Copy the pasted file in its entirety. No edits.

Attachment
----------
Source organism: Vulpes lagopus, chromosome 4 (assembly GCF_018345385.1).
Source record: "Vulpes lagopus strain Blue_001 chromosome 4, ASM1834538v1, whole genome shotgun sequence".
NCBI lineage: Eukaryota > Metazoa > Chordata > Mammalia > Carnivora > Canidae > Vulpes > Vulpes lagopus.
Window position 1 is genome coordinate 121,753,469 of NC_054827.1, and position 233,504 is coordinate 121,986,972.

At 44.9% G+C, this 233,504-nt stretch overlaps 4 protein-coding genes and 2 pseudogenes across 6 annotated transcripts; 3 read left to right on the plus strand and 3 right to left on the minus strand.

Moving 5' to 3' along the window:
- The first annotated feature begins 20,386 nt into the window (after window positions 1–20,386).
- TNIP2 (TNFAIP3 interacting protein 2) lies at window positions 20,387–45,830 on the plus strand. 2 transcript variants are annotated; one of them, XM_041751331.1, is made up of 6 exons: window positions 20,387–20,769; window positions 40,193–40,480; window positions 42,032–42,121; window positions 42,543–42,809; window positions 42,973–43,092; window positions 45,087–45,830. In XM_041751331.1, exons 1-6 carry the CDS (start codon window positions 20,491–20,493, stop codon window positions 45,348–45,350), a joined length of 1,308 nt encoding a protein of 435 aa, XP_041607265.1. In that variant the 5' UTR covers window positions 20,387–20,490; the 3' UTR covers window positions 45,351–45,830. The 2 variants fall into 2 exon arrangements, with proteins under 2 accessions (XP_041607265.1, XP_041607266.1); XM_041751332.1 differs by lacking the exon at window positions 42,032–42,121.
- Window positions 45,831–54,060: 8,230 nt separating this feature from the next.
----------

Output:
Source organism: Vulpes lagopus, chromosome 4 (assembly GCF_018345385.1).
Source record: "Vulpes lagopus strain Blue_001 chromosome 4, ASM1834538v1, whole genome shotgun sequence".
NCBI lineage: Eukaryota > Metazoa > Chordata > Mammalia > Carnivora > Canidae > Vulpes > Vulpes lagopus.
Window position 1 is genome coordinate 121,753,469 of NC_054827.1, and position 233,504 is coordinate 121,986,972.

At 44.9% G+C, this 233,504-nt stretch overlaps 4 protein-coding genes and 2 pseudogenes across 6 annotated transcripts; 3 read left to right on the plus strand and 3 right to left on the minus strand.

Moving 5' to 3' along the window:
- The first annotated feature begins 20,386 nt into the window (after window positions 1–20,386).
- TNIP2 (TNFAIP3 interacting protein 2) lies at window positions 20,387–45,830 on the plus strand. 2 transcript variants are annotated; one of them, XM_041751331.1, is made up of 6 exons: window positions 20,387–20,769; window positions 40,193–40,480; window positions 42,032–42,121; window positions 42,543–42,809; window positions 42,973–43,092; window positions 45,087–45,830. In XM_041751331.1, exons 1-6 carry the CDS (start codon window positions 20,491–20,493, stop codon window positions 45,348–45,350), a joined length of 1,308 nt encoding a protein of 435 aa, XP_041607265.1. In that variant the 5' UTR covers window positions 20,387–20,490; the 3' UTR covers window positions 45,351–45,830. The 2 variants fall into 2 exon arrangements, with proteins under 2 accessions (XP_041607265.1, XP_041607266.1); XM_041751332.1 differs by lacking the exon at window positions 42,032–42,121.
- Window positions 45,831–54,060: 8,230 nt separating this feature from the next.